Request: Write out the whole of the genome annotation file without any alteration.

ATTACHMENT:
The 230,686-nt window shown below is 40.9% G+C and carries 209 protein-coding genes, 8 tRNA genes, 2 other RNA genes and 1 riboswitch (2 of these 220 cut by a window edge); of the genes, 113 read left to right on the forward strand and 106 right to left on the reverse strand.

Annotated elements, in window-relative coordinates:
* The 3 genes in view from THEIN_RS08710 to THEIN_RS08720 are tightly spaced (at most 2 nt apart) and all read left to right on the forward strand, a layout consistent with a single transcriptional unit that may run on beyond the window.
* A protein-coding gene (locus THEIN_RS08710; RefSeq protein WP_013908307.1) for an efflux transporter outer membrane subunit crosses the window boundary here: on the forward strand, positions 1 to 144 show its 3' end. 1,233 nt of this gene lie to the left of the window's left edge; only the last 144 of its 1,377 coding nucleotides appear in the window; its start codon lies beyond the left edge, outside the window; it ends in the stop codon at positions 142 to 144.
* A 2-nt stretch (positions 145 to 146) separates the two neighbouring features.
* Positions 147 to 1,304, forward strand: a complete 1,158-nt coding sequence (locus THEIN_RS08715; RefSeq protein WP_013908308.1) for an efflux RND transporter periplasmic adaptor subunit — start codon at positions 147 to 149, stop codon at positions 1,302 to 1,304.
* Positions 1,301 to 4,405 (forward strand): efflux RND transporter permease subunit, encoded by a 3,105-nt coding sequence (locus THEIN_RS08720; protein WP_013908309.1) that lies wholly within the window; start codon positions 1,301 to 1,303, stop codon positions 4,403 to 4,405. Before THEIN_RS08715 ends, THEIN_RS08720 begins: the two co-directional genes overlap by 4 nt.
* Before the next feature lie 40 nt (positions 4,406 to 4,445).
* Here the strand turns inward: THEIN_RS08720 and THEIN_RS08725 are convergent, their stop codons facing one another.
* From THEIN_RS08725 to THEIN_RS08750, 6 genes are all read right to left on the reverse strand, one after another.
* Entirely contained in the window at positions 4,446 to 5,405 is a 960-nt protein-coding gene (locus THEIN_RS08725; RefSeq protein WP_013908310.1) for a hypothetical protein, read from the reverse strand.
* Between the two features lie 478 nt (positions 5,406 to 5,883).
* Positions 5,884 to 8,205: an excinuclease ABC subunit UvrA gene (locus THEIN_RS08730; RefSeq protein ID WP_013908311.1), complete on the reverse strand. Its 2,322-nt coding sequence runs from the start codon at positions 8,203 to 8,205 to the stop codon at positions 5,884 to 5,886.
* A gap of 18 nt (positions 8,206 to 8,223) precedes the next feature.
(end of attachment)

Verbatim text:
The 230,686-nt window shown below is 40.9% G+C and carries 209 protein-coding genes, 8 tRNA genes, 2 other RNA genes and 1 riboswitch (2 of these 220 cut by a window edge); of the genes, 113 read left to right on the forward strand and 106 right to left on the reverse strand.

Annotated elements, in window-relative coordinates:
* The 3 genes in view from THEIN_RS08710 to THEIN_RS08720 are tightly spaced (at most 2 nt apart) and all read left to right on the forward strand, a layout consistent with a single transcriptional unit that may run on beyond the window.
* A protein-coding gene (locus THEIN_RS08710; RefSeq protein WP_013908307.1) for an efflux transporter outer membrane subunit crosses the window boundary here: on the forward strand, positions 1 to 144 show its 3' end. 1,233 nt of this gene lie to the left of the window's left edge; only the last 144 of its 1,377 coding nucleotides appear in the window; its start codon lies beyond the left edge, outside the window; it ends in the stop codon at positions 142 to 144.
* A 2-nt stretch (positions 145 to 146) separates the two neighbouring features.
* Positions 147 to 1,304, forward strand: a complete 1,158-nt coding sequence (locus THEIN_RS08715; RefSeq protein WP_013908308.1) for an efflux RND transporter periplasmic adaptor subunit — start codon at positions 147 to 149, stop codon at positions 1,302 to 1,304.
* Positions 1,301 to 4,405 (forward strand): efflux RND transporter permease subunit, encoded by a 3,105-nt coding sequence (locus THEIN_RS08720; protein WP_013908309.1) that lies wholly within the window; start codon positions 1,301 to 1,303, stop codon positions 4,403 to 4,405. Before THEIN_RS08715 ends, THEIN_RS08720 begins: the two co-directional genes overlap by 4 nt.
* Before the next feature lie 40 nt (positions 4,406 to 4,445).
* Here the strand turns inward: THEIN_RS08720 and THEIN_RS08725 are convergent, their stop codons facing one another.
* From THEIN_RS08725 to THEIN_RS08750, 6 genes are all read right to left on the reverse strand, one after another.
* Entirely contained in the window at positions 4,446 to 5,405 is a 960-nt protein-coding gene (locus THEIN_RS08725; RefSeq protein WP_013908310.1) for a hypothetical protein, read from the reverse strand.
* Between the two features lie 478 nt (positions 5,406 to 5,883).
* Positions 5,884 to 8,205: an excinuclease ABC subunit UvrA gene (locus THEIN_RS08730; RefSeq protein ID WP_013908311.1), complete on the reverse strand. Its 2,322-nt coding sequence runs from the start codon at positions 8,203 to 8,205 to the stop codon at positions 5,884 to 5,886.
* A gap of 18 nt (positions 8,206 to 8,223) precedes the next feature.